Articles Tagged: Portland

Gin Reviews

Aria Portland Dry Gin

aria-dry-gin-bottle

Bull Run Distilling Co. has been making spirits since 2010, giving them a bit of seniority on the craft gin scene. The distillery is named for the watershed where the city of Portland, Oregon gets their drinking water, meaning that true to the gin’s name— there is a bit of Portland in this bottle. A mix of 10 botanicals, stated clearly on the bottle, Aria opts for a more traditional spin on Northwest gin, built on a base of 100% grain spirit and bottled at a pleasantly strong 45% ABV.

Tasting Notes

On the nose, pine-fresh juniper, with citrus and coriander playfully occupying supporting roles. There’s even a slight, warm hint of pepper in the low notes. The nose is classic in character, with a bright, nicely balanced freshness. I’d say it’s more Beefeater in its approach than it is Gordon’s (); however, classic and inviting all the same.

The palate is rife with fresh juniper, leaning towards the pine/green type of notes. Cardamom jumps out as a mid-palate background, lending some character but not stealing any thunder; citrusy coriander comes on late with a hint of pepper and orange zest.

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Gin Reviews

Aviation Gin

aviation_gin_bottle

I’m not quite sure what I was expecting when I cracked open the bottle of Aviation gin. The bottle, the name, the styling: it all said “classic, London dry” to me. For those of you in the know already, it’s truly one of the new breed of American Dry. It is big and bold, but with the juniper in the background. It’s more of the bassist in this band. The citrus and the other flavors are in the front.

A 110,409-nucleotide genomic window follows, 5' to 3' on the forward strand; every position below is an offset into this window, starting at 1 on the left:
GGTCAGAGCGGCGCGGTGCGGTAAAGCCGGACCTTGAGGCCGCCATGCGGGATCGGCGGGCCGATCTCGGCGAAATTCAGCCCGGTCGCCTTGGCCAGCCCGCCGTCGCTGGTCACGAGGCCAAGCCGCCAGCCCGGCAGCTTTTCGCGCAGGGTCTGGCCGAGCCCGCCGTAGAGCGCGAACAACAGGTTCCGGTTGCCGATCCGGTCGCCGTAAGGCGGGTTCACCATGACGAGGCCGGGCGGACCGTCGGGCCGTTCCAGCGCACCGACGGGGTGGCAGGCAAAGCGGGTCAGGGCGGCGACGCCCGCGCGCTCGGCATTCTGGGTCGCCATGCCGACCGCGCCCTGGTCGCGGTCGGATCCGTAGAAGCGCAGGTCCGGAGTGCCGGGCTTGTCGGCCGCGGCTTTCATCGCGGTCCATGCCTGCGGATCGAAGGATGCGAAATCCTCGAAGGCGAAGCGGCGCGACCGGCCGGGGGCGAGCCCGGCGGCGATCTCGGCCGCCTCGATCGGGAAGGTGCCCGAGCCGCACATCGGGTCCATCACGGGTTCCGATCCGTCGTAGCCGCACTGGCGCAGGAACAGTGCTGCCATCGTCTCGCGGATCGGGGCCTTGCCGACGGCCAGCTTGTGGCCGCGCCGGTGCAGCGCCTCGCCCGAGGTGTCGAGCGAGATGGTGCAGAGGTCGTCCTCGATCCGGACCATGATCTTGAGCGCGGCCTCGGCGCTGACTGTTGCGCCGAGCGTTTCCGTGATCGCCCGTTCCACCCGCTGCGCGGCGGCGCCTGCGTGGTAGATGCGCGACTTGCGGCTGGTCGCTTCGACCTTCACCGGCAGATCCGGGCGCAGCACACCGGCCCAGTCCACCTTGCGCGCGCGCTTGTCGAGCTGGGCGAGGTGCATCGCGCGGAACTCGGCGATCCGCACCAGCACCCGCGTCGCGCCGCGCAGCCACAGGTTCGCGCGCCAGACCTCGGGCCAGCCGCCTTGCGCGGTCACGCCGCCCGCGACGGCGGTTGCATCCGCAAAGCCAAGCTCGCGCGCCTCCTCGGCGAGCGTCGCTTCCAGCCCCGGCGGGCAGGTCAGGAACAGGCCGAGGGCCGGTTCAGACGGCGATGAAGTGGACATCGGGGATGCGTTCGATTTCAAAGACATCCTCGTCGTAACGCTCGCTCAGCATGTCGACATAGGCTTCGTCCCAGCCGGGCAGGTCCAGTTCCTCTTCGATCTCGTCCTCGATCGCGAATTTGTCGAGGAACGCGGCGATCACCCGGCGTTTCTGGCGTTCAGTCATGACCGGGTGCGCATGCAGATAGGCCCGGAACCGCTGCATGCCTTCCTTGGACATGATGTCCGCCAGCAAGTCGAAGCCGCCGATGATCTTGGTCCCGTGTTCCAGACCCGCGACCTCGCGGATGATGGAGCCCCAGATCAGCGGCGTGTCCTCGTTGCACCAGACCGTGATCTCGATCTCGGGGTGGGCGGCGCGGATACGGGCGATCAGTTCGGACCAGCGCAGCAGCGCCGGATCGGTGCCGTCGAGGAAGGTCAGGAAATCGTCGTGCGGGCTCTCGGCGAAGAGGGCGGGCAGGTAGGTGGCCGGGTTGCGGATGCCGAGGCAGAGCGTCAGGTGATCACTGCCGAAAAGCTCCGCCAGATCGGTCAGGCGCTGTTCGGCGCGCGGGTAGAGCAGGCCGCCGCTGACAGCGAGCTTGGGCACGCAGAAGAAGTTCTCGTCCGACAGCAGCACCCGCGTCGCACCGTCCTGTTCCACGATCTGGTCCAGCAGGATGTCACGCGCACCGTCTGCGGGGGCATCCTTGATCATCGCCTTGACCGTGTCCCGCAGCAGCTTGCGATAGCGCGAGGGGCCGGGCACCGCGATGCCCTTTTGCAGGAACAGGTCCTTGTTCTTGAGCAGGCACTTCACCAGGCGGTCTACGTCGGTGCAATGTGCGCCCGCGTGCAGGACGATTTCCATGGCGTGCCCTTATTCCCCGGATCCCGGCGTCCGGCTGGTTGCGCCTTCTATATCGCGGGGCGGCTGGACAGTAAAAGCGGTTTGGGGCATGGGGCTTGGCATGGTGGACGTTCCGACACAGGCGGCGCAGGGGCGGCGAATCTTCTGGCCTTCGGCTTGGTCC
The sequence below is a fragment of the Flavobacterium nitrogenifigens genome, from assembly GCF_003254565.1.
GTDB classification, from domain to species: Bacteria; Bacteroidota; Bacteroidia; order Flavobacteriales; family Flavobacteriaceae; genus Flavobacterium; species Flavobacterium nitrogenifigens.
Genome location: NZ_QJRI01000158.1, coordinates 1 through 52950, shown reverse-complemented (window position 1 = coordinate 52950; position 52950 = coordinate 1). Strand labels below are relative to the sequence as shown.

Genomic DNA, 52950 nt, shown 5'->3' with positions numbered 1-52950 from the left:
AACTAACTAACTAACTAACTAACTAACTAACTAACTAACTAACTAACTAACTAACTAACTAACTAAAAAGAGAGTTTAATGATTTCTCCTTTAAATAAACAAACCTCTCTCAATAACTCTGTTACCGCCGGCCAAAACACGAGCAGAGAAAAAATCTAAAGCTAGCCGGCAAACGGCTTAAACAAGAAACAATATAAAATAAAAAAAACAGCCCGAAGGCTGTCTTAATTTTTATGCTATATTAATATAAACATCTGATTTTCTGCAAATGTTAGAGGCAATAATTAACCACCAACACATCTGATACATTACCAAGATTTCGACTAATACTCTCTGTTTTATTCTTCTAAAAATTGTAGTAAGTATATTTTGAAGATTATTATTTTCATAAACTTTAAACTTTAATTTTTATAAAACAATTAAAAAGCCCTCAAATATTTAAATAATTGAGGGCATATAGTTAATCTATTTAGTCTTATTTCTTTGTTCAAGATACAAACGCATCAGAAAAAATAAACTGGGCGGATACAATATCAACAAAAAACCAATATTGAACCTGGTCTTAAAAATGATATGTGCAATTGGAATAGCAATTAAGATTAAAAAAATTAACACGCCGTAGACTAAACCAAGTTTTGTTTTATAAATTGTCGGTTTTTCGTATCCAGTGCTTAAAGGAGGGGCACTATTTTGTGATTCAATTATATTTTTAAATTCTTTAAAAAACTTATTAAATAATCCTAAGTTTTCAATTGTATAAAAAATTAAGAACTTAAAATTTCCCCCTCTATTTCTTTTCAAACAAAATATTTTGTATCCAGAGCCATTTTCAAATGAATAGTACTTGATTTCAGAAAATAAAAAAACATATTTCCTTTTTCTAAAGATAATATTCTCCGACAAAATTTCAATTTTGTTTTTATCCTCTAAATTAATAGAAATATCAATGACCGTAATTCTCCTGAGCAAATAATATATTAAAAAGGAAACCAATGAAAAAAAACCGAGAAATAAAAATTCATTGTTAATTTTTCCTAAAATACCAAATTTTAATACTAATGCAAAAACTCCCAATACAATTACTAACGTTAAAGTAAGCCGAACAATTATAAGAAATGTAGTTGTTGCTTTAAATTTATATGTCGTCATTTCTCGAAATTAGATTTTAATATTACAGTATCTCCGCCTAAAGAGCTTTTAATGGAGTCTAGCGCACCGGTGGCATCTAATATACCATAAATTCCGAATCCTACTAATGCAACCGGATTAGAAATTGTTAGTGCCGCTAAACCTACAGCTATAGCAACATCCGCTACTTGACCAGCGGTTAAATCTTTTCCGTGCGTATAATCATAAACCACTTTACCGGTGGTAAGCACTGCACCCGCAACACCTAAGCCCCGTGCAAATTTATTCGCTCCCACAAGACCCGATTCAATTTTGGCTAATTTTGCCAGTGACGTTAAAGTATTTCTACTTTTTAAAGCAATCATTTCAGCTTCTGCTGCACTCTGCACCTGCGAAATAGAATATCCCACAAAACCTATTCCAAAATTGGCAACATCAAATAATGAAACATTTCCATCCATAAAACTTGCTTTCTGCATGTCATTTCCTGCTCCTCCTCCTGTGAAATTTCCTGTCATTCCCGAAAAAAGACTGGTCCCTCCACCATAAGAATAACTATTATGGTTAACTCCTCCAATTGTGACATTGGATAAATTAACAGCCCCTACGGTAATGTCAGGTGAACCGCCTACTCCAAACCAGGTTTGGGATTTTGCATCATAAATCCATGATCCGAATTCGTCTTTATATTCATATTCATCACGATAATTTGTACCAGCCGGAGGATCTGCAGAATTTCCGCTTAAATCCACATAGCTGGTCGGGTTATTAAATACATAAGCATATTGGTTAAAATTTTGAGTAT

I opened the bottle, and was struck by how floral it was. It reminded me of G’vine Floraison; however, upon tasting it was a bit more subtle and balanced, calling to mind the balanced citrus and juniper harmonies in Bluecoat.

As for the botanicals, officially they are listed as:  juniper, cardamom, coriander, lavender, anise, sasparilla and orange peel. Unofficially, orange and juniper are easily detectable while cardamom and sasparilla are nearly undetectable (leave it to the experts, even knowing what I was looking for I wasn’t getting sasparilla). The lavender is present when sniffed; however, seems much more subtle in the drink itself. It is made from a 100% neutral rye base, and I can only hope that the fine distillers in Portland can continue unabated by the Nation’s rye shortage.

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